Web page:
only the mass markets fabless providers only need to actually design
    Reply
  • MrSpadge - Thursday, January 30, 2014 - link

    It's OK for the target market of many small servers. It wouldn't work for HPC, but there you'll typically want either GPUs (or similar designs) for embarrassingly parallel tasks or fewer fat cores and unified memory for other tasks due to limited scalability. I don't see much space for solutions in between these extremes.. which is not yet covered by x86.

    What I wonder, though, is if the whole concept of micro servers really makes sense from a load balancing point of view. If I'd put many more energy efficient cores into a big box and run many more VMs on them, wouldn't that be better than many small independent servers? It would still be quite energy-efficient, but the CPUs and memory can be shared among the entire system. Well, the high performance interconnects needed in this case must not consume too much power.. but I don't think this would be troublesome at 8 cores.
    Reply
  • duploxxx - Friday, January 31, 2014 - link

    while this article mentions the standardization of server specs, that doesn't mean the arm cpu can't be used for anything else...

    HP moonshot is the example you refer too where virtualization is not needed (yet) but specific target markets are already addressed. other types and designs will probably follow soon. It market is changing quite a bit, default server layout will change more soon.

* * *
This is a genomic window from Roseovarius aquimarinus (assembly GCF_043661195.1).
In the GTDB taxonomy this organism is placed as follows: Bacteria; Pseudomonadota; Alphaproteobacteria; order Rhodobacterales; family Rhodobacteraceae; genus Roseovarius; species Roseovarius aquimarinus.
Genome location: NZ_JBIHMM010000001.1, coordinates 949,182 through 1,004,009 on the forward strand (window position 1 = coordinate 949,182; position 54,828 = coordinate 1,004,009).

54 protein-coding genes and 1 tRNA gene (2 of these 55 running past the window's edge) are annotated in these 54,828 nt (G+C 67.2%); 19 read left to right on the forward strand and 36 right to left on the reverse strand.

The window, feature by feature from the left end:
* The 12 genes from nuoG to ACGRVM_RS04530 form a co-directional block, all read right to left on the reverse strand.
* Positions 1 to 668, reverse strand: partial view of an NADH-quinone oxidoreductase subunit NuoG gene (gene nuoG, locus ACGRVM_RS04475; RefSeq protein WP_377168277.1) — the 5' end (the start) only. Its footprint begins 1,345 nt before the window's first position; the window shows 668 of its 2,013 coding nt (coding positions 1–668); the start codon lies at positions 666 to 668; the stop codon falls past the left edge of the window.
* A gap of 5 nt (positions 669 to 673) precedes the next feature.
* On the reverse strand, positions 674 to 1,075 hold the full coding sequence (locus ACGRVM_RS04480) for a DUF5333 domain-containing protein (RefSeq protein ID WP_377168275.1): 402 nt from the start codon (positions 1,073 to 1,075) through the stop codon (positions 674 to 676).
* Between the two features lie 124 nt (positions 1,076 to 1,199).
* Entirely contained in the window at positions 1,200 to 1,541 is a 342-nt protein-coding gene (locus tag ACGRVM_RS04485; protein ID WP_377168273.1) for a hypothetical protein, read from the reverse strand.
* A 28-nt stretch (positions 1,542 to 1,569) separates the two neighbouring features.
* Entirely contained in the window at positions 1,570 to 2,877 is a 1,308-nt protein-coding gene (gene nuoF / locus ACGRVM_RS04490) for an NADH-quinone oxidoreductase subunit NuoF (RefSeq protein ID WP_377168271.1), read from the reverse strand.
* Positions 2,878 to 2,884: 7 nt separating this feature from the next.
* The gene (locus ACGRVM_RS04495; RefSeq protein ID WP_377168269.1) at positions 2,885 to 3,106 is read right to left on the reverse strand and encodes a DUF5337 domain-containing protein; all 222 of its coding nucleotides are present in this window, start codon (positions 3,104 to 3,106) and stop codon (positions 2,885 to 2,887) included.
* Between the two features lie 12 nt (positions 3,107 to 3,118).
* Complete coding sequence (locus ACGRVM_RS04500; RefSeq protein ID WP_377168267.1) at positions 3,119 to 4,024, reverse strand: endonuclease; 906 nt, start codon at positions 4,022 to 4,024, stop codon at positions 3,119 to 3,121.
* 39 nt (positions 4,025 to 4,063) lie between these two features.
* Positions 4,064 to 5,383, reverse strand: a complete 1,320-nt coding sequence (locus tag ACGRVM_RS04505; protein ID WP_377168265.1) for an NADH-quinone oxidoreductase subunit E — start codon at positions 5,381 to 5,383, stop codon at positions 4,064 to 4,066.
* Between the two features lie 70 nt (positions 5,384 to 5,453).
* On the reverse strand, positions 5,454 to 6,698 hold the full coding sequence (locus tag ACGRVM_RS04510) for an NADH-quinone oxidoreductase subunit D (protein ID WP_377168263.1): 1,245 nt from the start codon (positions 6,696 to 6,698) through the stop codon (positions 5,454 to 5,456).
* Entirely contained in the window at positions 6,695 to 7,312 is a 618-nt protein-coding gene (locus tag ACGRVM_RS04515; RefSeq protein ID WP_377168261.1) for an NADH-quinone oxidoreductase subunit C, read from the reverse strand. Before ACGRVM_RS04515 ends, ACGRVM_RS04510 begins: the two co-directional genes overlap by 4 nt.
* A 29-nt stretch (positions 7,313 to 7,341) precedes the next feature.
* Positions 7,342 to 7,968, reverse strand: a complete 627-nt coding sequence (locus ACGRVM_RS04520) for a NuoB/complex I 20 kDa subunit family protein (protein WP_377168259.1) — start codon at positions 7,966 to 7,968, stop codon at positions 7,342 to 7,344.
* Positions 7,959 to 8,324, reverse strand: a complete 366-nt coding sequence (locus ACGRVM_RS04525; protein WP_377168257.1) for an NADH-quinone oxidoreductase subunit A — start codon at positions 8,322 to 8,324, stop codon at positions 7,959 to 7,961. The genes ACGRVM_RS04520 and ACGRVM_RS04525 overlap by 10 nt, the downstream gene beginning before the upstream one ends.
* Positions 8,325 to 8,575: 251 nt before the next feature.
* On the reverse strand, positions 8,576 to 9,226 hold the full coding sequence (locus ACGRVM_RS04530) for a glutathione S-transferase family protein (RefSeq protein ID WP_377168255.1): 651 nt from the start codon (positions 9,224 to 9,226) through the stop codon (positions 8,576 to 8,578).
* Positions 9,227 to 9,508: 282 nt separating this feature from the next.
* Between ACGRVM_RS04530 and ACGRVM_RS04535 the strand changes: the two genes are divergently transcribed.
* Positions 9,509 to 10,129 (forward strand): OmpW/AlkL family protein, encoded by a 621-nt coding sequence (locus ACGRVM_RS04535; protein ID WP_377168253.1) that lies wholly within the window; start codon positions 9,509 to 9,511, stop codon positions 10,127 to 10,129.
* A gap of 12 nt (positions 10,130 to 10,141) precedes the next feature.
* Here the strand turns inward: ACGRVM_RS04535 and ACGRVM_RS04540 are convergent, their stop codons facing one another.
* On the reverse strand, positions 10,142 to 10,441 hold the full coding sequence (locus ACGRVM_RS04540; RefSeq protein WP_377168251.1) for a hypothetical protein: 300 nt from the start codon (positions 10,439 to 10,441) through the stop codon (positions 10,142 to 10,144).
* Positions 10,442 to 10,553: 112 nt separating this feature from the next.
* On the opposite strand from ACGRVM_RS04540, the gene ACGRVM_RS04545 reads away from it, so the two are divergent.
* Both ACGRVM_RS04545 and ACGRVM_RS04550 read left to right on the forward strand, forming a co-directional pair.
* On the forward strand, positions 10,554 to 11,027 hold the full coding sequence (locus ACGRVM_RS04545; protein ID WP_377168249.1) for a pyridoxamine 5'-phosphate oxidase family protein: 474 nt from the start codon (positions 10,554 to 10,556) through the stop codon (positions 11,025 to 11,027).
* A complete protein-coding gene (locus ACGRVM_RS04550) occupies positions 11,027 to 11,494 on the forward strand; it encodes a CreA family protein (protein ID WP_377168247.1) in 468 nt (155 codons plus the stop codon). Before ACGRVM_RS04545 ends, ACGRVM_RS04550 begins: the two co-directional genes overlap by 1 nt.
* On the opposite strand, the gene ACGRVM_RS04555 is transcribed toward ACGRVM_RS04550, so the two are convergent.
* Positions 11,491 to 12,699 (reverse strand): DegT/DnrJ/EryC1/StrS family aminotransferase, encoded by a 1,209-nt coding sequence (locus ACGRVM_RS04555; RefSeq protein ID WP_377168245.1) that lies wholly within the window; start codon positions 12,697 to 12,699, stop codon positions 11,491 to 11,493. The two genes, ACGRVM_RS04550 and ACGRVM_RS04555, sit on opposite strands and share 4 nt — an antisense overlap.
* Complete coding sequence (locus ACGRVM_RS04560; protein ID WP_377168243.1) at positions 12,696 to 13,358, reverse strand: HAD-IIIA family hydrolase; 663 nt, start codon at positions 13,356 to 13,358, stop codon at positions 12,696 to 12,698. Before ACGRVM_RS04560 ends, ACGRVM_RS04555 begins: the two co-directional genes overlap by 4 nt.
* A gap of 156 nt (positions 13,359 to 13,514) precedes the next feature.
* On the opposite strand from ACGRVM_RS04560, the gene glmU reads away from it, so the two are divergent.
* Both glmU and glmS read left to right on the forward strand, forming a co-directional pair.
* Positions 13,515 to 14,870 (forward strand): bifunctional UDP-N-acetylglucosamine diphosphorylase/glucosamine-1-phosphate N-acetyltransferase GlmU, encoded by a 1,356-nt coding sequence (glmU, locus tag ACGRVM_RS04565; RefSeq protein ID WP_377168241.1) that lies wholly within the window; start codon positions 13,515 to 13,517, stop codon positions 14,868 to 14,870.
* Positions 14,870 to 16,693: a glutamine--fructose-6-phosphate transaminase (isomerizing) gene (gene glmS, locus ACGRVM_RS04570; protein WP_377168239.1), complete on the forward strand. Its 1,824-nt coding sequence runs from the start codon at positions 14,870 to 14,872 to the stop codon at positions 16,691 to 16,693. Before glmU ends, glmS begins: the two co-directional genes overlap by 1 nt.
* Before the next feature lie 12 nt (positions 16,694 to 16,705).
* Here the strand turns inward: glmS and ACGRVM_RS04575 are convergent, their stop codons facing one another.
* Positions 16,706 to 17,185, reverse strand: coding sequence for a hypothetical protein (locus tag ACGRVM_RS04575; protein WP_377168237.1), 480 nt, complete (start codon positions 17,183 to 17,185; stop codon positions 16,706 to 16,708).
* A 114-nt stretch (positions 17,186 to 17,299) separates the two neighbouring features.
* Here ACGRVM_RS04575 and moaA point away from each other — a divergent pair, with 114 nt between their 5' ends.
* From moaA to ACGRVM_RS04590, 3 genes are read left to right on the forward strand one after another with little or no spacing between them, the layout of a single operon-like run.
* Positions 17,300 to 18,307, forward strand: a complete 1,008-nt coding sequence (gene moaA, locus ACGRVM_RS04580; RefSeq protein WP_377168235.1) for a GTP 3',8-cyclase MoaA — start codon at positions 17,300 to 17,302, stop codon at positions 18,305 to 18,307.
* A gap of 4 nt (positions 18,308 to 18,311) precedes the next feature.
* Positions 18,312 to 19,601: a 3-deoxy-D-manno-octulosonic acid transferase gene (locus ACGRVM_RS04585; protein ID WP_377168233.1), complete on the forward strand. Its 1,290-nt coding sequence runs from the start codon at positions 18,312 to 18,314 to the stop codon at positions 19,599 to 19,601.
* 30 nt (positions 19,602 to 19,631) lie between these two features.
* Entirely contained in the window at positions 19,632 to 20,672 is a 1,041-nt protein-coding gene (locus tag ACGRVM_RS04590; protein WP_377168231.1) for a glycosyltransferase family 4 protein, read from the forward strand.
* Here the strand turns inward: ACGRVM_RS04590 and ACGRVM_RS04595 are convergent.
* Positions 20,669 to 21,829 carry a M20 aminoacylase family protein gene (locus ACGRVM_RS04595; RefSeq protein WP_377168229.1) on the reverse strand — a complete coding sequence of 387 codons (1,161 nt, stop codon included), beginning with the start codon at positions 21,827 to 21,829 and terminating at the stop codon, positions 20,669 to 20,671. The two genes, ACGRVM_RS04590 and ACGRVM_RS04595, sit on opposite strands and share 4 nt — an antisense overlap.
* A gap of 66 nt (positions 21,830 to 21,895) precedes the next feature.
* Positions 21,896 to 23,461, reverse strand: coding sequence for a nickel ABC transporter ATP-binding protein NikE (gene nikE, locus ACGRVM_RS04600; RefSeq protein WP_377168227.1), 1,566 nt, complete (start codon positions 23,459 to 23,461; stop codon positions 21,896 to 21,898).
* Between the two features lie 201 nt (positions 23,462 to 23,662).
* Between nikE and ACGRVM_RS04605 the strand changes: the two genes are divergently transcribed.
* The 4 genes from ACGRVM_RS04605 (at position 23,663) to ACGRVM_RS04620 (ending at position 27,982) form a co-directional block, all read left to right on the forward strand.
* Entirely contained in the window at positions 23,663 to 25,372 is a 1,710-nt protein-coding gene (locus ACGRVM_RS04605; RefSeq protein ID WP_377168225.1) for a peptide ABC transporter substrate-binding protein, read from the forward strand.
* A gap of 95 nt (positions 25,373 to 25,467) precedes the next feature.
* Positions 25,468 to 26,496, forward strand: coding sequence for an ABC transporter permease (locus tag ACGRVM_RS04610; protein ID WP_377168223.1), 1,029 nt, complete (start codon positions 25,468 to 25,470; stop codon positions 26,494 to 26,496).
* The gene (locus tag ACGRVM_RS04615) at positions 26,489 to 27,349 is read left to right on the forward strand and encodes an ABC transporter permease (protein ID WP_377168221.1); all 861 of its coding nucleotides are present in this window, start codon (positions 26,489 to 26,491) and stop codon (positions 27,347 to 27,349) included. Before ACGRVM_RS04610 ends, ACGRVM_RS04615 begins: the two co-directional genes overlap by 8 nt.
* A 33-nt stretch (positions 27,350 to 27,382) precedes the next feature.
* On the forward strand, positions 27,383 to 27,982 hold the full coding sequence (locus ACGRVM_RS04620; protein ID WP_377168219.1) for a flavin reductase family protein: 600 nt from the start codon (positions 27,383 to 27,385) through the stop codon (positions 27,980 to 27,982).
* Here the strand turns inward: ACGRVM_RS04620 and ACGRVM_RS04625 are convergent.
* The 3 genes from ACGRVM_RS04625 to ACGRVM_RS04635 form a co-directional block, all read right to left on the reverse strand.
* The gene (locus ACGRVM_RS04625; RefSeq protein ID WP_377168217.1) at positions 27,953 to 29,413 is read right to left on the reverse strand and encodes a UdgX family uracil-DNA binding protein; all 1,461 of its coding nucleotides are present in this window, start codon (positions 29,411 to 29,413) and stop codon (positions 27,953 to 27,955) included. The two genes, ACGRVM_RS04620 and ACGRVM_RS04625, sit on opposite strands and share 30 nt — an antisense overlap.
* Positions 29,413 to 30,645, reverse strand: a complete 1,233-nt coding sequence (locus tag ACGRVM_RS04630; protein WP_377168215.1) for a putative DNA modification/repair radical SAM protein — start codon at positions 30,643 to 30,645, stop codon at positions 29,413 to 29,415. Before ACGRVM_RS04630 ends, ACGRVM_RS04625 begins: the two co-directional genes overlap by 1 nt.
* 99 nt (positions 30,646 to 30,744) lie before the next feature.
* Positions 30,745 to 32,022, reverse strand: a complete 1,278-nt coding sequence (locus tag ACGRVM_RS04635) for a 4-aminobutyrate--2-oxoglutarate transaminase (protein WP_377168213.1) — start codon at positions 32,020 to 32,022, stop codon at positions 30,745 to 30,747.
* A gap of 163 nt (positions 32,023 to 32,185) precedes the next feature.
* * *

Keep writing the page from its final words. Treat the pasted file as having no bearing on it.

Reply
  • BMNify - Friday, January 31, 2014 - link

    thats true , OC the ‎Calxeda and moonshot 32bit ARM prototypes where fine as a proof of concept, but their first product layout of their but ugly SLED's use of the available space what nothing but shameful ,tons of useless metal and wasted space in a given U configuration restricting airflow etc...

    ‎Calxeda's NOC was apparently good but they should have sacked the SLED designers , using small self contained COM (computer On Modules) and providing a simple PCB plastic slide mount at minimal distance between PCB cards to direct airflow would have been far more rewarding and cst less to produce, as you could then re-purpose these separate COM when it became time to upgrade.... it's a shame really , lets hope someone in the server space learns that lesson and provides what people want to actually buy this time around.

    on a side not its funny that Microsoft have now also joined this ARM imitative :)
    http://www.computerworld.com/s/article/9245854/Mic...
    Reply
  • lwatcdr - Monday, February 10, 2014 - link

    I do not think so. This should really work well in the SAN and NAS space as well as web servers. Reply